Mike Bulajewski has written an excellent critique of the The Cult of Sharing. He describes the way ideas of community and sharing are being exploited by a new type of cult-like company like Airbnb and Uber. Under the guise of sharing and building community these companies are bypassing employment and labor legislation. What’s worse is that they are painting basic labor rights as the outdated way of doing things.

That’s because they’ve adopted a kind of cultural critique of capitalism. For them, the problem with capitalism is not the system itself, but rather depraved contemporary Western culture, which is greedy, individualistic, selfish and acquisitive, and rewards greedy, corrupt, ill-intentioned individuals. The opponents of the so-called culture of greed see the behavior of Black Friday shoppers and Wall Street bankers as equal manifestations of the same general phenomenon, and perhaps believing that we get the leaders we deserve, conclude that the public’s moral flaws makes them in some way responsible for the greed of Wall Street.

The sharing economy is clearly not the kind of economy where wealth and prosperity is shared between rich and poor. On the contrary, it worsens income inequality and concentrates wealth in the hands of those who need it the least. Progressive advocates are well aware of this, but they also see an upside: these startups teach their workers moral lessons about sharing, community, giving and service with a smile.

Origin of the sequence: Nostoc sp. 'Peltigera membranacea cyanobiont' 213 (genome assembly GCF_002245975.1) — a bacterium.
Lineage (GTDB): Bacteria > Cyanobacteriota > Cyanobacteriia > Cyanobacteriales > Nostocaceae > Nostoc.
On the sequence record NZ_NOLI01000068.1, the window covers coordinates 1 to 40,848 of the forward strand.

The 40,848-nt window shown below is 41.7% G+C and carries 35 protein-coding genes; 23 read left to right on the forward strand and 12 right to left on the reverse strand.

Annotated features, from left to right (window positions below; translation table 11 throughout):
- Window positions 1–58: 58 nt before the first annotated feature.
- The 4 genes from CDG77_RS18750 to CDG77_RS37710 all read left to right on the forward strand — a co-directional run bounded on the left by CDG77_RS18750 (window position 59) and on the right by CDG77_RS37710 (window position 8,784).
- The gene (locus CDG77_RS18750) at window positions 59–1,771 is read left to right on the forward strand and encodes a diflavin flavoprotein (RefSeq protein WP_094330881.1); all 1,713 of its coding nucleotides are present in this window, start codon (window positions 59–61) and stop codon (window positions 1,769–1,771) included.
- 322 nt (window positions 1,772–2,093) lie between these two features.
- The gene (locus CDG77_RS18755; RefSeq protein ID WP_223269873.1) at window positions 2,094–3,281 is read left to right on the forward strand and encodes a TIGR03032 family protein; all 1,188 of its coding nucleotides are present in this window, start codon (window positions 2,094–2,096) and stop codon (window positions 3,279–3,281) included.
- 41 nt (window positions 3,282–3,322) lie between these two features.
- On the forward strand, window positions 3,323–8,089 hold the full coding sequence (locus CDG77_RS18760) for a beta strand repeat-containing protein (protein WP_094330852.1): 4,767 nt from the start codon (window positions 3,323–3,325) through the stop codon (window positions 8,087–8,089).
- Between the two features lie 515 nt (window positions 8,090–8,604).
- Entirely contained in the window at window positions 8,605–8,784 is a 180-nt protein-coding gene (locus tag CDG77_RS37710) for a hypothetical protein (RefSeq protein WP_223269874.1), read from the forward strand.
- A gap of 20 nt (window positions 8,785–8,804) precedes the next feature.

I’m not sure this is going to be the problem Bulajewski thinks it will be, but he has me worried. I hope that that shine of sharing will wear off and consumers/sharers will begin to treat this as any other industry. I also think the media will soon start reporting the downside of staying on someone’s couch or getting a ride with someone who isn’t licensed. It’s like the internet, which we all thought was a nice sharing community, until it wasn’t.

Kim Kardashian Hollywood App

Someone mentioned the Kim Kardashian Hollywood app and how successful it was so I thought I should try it. The app is free and as addictive as this article documents, Oh God, I Spent $494.04 Playing the Kim Kardashian Hollywood App. You probably think you are above all the Kardashian stuff, but you aren’t!

Neither talent nor intelligence are needed to succeed in Kim’s app universe. There are no puzzles or hidden object searches or anything like that. There isn’t even any strategizing. You mindlessly tap on the screen to earn and spend money.

Anyway, the philosophy of the app can be found in the hints given while loading:

Dating famous people will get you more fans too.